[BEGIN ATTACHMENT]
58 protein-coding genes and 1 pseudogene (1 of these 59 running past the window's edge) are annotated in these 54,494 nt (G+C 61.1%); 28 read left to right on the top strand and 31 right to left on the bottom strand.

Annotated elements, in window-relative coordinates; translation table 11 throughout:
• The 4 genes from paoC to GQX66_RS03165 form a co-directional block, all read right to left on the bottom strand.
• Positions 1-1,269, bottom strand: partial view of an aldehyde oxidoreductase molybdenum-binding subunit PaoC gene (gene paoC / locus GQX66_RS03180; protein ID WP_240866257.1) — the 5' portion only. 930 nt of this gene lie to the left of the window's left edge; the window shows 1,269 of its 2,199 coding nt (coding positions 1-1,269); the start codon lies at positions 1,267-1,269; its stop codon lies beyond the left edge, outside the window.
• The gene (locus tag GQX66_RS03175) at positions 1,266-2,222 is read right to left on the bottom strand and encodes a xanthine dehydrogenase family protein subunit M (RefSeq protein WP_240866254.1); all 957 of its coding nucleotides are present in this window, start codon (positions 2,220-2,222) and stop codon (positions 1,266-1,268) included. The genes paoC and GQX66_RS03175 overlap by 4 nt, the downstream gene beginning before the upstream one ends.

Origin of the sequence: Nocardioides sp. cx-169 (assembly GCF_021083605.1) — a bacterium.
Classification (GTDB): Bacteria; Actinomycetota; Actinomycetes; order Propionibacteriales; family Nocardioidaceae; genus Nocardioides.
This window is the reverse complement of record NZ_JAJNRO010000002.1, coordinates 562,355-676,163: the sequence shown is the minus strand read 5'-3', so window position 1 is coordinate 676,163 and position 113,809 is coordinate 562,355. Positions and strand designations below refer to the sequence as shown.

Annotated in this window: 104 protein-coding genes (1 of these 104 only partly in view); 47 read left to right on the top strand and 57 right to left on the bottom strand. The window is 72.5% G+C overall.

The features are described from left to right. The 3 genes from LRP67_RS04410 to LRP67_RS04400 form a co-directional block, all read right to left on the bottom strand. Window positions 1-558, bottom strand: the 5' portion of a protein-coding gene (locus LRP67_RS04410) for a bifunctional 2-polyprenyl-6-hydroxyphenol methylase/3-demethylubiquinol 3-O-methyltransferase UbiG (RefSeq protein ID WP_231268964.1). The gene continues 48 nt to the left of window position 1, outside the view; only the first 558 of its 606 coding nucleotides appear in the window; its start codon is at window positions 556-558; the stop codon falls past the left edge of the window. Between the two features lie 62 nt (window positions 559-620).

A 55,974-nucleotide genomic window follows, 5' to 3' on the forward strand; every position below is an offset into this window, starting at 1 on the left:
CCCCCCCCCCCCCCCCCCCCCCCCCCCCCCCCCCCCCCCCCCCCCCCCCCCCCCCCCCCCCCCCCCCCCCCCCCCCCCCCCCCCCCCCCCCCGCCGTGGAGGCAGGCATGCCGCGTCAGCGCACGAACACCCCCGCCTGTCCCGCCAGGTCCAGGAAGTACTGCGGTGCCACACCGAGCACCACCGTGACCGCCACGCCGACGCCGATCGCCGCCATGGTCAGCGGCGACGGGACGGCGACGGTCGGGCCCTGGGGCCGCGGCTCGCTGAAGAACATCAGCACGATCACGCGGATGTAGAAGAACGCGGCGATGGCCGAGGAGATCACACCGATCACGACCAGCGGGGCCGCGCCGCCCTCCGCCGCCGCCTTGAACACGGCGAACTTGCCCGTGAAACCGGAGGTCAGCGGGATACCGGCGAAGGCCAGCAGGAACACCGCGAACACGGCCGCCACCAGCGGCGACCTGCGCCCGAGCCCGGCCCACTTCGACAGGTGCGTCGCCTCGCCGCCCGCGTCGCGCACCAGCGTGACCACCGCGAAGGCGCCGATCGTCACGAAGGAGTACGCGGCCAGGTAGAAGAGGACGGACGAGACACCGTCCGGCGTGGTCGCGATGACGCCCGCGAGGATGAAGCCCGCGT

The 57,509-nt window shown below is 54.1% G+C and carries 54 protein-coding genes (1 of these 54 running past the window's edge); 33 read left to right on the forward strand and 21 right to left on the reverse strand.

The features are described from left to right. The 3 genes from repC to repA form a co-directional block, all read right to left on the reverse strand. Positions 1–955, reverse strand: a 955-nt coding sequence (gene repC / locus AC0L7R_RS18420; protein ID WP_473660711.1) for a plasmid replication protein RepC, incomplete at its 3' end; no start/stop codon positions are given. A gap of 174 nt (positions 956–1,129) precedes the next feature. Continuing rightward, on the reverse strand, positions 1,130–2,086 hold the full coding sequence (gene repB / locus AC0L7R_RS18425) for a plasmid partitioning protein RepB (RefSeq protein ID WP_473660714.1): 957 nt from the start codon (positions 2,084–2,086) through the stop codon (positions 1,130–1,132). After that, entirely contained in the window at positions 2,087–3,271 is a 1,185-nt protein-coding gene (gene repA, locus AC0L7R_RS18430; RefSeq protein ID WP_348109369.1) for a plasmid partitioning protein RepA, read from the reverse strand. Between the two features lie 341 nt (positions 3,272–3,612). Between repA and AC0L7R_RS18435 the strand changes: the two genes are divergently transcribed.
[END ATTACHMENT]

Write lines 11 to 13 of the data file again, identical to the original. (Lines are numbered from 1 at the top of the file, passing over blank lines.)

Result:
A 55,974-nucleotide genomic window follows, 5' to 3' on the forward strand; every position below is an offset into this window, starting at 1 on the left:
CCCCCCCCCCCCCCCCCCCCCCCCCCCCCCCCCCCCCCCCCCCCCCCCCCCCCCCCCCCCCCCCCCCCCCCCCCCCCCCCCCCCCCCCCCCCGCCGTGGAGGCAGGCATGCCGCGTCAGCGCACGAACACCCCCGCCTGTCCCGCCAGGTCCAGGAAGTACTGCGGTGCCACACCGAGCACCACCGTGACCGCCACGCCGACGCCGATCGCCGCCATGGTCAGCGGCGACGGGACGGCGACGGTCGGGCCCTGGGGCCGCGGCTCGCTGAAGAACATCAGCACGATCACGCGGATGTAGAAGAACGCGGCGATGGCCGAGGAGATCACACCGATCACGACCAGCGGGGCCGCGCCGCCCTCCGCCGCCGCCTTGAACACGGCGAACTTGCCCGTGAAACCGGAGGTCAGCGGGATACCGGCGAAGGCCAGCAGGAACACCGCGAACACGGCCGCCACCAGCGGCGACCTGCGCCCGAGCCCGGCCCACTTCGACAGGTGCGTCGCCTCGCCGCCCGCGTCGCGCACCAGCGTGACCACCGCGAAGGCGCCGATCGTCACGAAGGAGTACGCGGCCAGGTAGAAGAGGACGGACGAGACACCGTCCGGCGTGGTCGCGATGACGCCCGCGAGGATGAAGCCCGCGT

The 57,509-nt window shown below is 54.1% G+C and carries 54 protein-coding genes (1 of these 54 running past the window's edge); 33 read left to right on the forward strand and 21 right to left on the reverse strand.